A moment for truth as Britain exits Iraq
Gordon Brown says British troops will leave Iraq by July. But after six years of occupation, 178 British deaths, as well as countless Iraqi casualties, there is growing pressure for an independent inquiry into the causes, conduct and cost of war By Andrew Grice, Political Editor
Thursday, 18 December 2008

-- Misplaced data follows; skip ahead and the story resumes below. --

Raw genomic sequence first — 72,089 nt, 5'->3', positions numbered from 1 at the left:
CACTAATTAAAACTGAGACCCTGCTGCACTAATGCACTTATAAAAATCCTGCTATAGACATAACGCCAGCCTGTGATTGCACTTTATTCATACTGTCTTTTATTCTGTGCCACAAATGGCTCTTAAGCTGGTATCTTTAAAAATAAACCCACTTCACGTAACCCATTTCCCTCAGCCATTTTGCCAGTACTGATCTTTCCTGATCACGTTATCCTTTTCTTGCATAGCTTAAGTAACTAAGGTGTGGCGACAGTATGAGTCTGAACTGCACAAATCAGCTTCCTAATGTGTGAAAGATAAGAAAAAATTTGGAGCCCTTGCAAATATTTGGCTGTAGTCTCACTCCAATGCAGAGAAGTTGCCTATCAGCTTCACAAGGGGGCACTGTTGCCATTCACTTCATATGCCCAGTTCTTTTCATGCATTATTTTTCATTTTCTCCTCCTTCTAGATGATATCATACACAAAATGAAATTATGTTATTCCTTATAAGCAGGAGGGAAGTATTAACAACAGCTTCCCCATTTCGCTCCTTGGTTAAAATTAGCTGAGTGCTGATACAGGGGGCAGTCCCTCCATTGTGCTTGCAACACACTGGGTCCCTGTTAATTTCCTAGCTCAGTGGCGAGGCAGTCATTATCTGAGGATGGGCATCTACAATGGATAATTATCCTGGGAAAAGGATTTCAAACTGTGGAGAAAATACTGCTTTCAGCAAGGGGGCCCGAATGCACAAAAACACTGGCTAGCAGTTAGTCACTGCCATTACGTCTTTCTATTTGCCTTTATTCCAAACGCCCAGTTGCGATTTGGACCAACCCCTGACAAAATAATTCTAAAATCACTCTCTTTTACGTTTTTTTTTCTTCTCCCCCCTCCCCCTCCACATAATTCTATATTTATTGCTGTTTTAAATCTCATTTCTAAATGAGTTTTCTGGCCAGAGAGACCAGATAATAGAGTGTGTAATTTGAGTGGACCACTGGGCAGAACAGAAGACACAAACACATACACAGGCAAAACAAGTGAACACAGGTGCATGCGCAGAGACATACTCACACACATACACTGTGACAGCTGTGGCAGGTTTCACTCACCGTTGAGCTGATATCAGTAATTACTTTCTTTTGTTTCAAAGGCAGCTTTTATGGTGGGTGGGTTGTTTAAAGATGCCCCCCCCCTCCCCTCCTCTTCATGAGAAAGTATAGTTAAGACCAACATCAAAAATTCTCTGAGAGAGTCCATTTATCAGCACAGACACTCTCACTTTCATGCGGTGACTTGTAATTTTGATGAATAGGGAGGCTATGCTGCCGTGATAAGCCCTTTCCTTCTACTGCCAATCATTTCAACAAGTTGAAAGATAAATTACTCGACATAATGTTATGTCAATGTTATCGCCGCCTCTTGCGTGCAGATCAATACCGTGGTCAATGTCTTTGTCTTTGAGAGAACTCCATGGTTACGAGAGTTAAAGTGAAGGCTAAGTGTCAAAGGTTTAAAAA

Prime Minister Gordon Brown lays a wreath at the Basra Airbase war memorial in southern Iraq Politicians from across the political divide will today demand an inquiry into the cost, causes and conduct of Britain's operations in Iraq as Gordon Brown returns home after announcing the final withdrawal of troops from the country by July. Opposition parties believe Mr Brown may allow the long-delayed inquiry to begin next summer but that it will not report until after the next general election, which could be as late as June 2010. Mr Brown will make a statement on Iraq to Parliament today. The Ministry of Defence (MoD) told The Independent that the cost of British operations in Iraq since the 2003 invasion has been £7.836bn – the equivalent of £3.7m a day. Critics say that would be enough to fund 25,200 teachers for 10 years and to build 107 new hospitals. The final bill will increase before the pullout of the remaining 4,100 troops. Some defence experts also say the Government's figure understates the true cost of the Iraq operation. The MoD admits that it does not include payments to the families of the 178 servicemen killed or the cost of treating the injured. Some experts claim the official figure does not cover the wear and tear on military equipment, but the MoD insists that has been taken into account. Day-to-day costs such as servicemen's pay is met from the MoD's £34bn annual budget. Extra operational costs, including top-up payments for troops, are met from a special reserve fund at the Treasury, to which the MoD submits a bill twice a year. MPs claim the Iraq budget has been shrouded in secrecy....
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